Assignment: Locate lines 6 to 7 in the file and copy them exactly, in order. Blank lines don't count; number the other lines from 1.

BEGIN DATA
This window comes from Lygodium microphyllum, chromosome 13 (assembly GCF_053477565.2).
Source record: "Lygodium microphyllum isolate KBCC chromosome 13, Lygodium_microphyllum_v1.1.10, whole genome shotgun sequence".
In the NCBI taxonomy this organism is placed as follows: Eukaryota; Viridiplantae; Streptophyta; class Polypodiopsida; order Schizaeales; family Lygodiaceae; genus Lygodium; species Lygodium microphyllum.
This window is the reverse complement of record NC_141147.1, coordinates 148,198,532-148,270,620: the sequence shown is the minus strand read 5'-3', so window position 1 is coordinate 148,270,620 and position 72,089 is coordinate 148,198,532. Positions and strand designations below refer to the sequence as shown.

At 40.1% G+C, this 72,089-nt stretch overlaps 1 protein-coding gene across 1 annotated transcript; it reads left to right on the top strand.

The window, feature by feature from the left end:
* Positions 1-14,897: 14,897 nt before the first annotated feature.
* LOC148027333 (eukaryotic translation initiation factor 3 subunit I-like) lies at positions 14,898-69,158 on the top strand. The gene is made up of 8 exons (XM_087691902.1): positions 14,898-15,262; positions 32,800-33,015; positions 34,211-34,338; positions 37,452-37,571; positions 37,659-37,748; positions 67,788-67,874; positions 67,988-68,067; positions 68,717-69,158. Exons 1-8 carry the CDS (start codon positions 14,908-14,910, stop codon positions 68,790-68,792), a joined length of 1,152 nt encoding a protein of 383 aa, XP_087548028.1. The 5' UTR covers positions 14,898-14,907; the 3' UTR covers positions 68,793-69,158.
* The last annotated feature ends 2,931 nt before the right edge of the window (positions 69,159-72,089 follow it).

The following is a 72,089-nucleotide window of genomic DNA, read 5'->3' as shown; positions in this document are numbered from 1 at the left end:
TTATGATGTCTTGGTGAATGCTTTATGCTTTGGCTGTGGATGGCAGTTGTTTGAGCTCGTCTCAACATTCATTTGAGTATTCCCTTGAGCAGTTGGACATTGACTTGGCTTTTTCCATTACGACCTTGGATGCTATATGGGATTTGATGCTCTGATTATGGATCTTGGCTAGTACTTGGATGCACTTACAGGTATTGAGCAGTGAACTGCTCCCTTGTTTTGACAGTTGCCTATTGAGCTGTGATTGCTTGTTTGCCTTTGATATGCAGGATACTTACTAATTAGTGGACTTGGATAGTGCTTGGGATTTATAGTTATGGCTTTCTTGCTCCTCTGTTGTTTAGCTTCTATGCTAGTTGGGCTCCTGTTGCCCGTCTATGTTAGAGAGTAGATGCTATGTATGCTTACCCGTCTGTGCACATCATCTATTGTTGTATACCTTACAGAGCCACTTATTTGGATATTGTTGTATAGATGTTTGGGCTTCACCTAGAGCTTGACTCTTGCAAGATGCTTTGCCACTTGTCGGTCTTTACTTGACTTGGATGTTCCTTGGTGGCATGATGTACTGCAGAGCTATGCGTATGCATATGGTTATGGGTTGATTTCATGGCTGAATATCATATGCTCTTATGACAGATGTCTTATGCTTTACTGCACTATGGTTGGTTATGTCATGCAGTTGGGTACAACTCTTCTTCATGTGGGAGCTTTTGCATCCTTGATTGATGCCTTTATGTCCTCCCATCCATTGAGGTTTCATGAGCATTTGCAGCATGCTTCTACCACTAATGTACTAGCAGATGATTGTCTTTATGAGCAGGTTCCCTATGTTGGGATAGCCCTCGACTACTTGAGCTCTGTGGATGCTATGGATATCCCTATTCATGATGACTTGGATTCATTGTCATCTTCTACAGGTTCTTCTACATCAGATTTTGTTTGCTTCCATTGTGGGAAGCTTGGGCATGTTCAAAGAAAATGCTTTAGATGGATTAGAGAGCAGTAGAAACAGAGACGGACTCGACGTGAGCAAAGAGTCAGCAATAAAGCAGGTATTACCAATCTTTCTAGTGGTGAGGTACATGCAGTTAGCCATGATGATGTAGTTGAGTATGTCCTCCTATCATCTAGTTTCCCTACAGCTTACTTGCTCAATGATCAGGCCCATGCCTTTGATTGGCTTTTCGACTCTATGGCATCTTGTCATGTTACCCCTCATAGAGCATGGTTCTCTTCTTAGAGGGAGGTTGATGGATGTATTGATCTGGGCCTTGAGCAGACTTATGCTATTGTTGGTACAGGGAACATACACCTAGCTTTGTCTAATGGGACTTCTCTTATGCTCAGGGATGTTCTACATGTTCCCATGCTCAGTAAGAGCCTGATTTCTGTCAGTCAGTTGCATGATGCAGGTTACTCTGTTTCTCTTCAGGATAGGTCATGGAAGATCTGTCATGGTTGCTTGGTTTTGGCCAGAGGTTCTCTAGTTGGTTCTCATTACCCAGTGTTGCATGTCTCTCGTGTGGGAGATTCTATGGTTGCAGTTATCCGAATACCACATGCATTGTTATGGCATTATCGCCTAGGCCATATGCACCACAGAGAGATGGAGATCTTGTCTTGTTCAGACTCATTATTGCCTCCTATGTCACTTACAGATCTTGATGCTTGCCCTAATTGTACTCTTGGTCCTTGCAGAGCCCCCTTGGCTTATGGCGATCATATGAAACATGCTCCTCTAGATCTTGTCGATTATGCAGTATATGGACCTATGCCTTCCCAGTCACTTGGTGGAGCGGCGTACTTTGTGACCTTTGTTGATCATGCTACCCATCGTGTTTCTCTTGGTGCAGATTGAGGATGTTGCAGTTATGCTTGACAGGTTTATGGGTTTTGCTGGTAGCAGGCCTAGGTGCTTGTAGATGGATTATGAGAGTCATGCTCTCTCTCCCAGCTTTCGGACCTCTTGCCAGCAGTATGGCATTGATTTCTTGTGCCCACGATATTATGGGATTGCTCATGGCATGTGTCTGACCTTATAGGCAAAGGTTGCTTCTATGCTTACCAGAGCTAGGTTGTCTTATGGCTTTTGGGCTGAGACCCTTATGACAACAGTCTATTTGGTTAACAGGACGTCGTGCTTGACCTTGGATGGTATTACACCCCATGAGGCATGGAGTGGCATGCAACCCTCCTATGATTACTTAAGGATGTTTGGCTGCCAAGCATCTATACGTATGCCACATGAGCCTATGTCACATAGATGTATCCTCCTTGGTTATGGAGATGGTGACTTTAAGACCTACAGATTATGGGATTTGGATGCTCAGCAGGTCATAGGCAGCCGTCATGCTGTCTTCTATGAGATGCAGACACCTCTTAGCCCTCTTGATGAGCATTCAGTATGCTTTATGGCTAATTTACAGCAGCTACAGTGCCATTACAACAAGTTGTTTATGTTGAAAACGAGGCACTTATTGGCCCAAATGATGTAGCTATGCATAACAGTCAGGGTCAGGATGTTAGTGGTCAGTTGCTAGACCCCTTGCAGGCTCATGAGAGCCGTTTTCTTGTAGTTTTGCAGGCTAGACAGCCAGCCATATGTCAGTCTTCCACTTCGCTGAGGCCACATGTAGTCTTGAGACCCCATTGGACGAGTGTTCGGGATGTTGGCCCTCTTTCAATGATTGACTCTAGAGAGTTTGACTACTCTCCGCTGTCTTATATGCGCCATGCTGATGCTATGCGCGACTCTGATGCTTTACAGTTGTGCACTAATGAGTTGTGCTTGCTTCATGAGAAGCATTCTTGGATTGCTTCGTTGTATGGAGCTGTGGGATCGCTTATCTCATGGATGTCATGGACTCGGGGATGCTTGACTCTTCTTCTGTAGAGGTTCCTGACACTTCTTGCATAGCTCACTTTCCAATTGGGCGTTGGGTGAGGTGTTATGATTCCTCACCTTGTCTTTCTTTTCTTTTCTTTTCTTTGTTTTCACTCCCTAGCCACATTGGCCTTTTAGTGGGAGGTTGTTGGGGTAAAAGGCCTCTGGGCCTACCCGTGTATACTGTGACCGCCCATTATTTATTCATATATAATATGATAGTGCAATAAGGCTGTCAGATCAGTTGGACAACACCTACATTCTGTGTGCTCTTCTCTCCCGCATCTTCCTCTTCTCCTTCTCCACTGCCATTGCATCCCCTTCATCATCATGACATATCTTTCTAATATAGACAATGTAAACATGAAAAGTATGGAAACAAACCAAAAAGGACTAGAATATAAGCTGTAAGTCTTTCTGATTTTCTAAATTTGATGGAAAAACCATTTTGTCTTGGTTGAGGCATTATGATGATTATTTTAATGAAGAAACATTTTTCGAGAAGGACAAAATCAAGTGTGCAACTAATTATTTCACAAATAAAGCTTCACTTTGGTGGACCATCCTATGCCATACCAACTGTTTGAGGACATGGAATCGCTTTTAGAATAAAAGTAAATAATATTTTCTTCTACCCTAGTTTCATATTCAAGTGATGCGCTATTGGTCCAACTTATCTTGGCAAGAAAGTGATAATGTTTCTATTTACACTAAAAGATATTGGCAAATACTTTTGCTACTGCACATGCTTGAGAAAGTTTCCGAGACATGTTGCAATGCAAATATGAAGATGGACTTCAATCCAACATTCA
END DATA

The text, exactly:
The window, feature by feature from the left end:
* Positions 1-14,897: 14,897 nt before the first annotated feature.